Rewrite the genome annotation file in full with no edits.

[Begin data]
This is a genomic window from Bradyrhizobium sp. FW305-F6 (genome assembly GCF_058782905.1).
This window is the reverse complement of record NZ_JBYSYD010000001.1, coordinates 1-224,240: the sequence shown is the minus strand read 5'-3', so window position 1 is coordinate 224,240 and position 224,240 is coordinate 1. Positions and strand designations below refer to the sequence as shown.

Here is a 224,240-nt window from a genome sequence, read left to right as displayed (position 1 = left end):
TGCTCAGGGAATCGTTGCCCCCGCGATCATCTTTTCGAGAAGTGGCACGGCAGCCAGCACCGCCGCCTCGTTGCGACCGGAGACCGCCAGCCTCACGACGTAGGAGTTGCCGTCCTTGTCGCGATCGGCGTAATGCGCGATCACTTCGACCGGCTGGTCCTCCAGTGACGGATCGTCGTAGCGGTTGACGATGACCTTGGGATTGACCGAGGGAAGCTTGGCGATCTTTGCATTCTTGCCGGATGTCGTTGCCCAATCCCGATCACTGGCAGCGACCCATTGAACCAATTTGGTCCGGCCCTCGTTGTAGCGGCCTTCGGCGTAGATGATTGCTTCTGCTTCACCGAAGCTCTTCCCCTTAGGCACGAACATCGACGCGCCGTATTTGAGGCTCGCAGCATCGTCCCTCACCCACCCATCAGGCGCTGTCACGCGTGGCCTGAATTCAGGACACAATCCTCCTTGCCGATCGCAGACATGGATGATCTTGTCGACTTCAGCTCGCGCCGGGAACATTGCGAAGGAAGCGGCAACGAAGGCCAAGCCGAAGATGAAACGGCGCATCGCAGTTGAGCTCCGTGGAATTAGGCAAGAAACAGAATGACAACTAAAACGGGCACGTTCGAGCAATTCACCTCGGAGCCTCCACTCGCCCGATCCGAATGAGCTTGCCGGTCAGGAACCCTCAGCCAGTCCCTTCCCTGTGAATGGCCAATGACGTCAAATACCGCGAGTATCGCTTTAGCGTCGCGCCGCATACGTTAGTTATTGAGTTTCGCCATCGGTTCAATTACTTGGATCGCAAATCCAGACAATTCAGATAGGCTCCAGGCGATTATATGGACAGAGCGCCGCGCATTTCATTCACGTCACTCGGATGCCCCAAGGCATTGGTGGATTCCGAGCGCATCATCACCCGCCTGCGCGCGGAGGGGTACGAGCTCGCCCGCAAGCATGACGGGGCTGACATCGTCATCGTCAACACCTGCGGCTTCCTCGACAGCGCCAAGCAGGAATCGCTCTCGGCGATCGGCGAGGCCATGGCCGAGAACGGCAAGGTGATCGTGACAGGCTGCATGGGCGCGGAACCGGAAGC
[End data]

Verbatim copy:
This is a genomic window from Bradyrhizobium sp. FW305-F6 (genome assembly GCF_058782905.1).
This window is the reverse complement of record NZ_JBYSYD010000001.1, coordinates 1-224,240: the sequence shown is the minus strand read 5'-3', so window position 1 is coordinate 224,240 and position 224,240 is coordinate 1. Positions and strand designations below refer to the sequence as shown.

Here is a 224,240-nt window from a genome sequence, read left to right as displayed (position 1 = left end):
TGCTCAGGGAATCGTTGCCCCCGCGATCATCTTTTCGAGAAGTGGCACGGCAGCCAGCACCGCCGCCTCGTTGCGACCGGAGACCGCCAGCCTCACGACGTAGGAGTTGCCGTCCTTGTCGCGATCGGCGTAATGCGCGATCACTTCGACCGGCTGGTCCTCCAGTGACGGATCGTCGTAGCGGTTGACGATGACCTTGGGATTGACCGAGGGAAGCTTGGCGATCTTTGCATTCTTGCCGGATGTCGTTGCCCAATCCCGATCACTGGCAGCGACCCATTGAACCAATTTGGTCCGGCCCTCGTTGTAGCGGCCTTCGGCGTAGATGATTGCTTCTGCTTCACCGAAGCTCTTCCCCTTAGGCACGAACATCGACGCGCCGTATTTGAGGCTCGCAGCATCGTCCCTCACCCACCCATCAGGCGCTGTCACGCGTGGCCTGAATTCAGGACACAATCCTCCTTGCCGATCGCAGACATGGATGATCTTGTCGACTTCAGCTCGCGCCGGGAACATTGCGAAGGAAGCGGCAACGAAGGCCAAGCCGAAGATGAAACGGCGCATCGCAGTTGAGCTCCGTGGAATTAGGCAAGAAACAGAATGACAACTAAAACGGGCACGTTCGAGCAATTCACCTCGGAGCCTCCACTCGCCCGATCCGAATGAGCTTGCCGGTCAGGAACCCTCAGCCAGTCCCTTCCCTGTGAATGGCCAATGACGTCAAATACCGCGAGTATCGCTTTAGCGTCGCGCCGCATACGTTAGTTATTGAGTTTCGCCATCGGTTCAATTACTTGGATCGCAAATCCAGACAATTCAGATAGGCTCCAGGCGATTATATGGACAGAGCGCCGCGCATTTCATTCACGTCACTCGGATGCCCCAAGGCATTGGTGGATTCCGAGCGCATCATCACCCGCCTGCGCGCGGAGGGGTACGAGCTCGCCCGCAAGCATGACGGGGCTGACATCGTCATCGTCAACACCTGCGGCTTCCTCGACAGCGCCAAGCAGGAATCGCTCTCGGCGATCGGCGAGGCCATGGCCGAGAACGGCAAGGTGATCGTGACAGGCTGCATGGGCGCGGAACCGGAAGC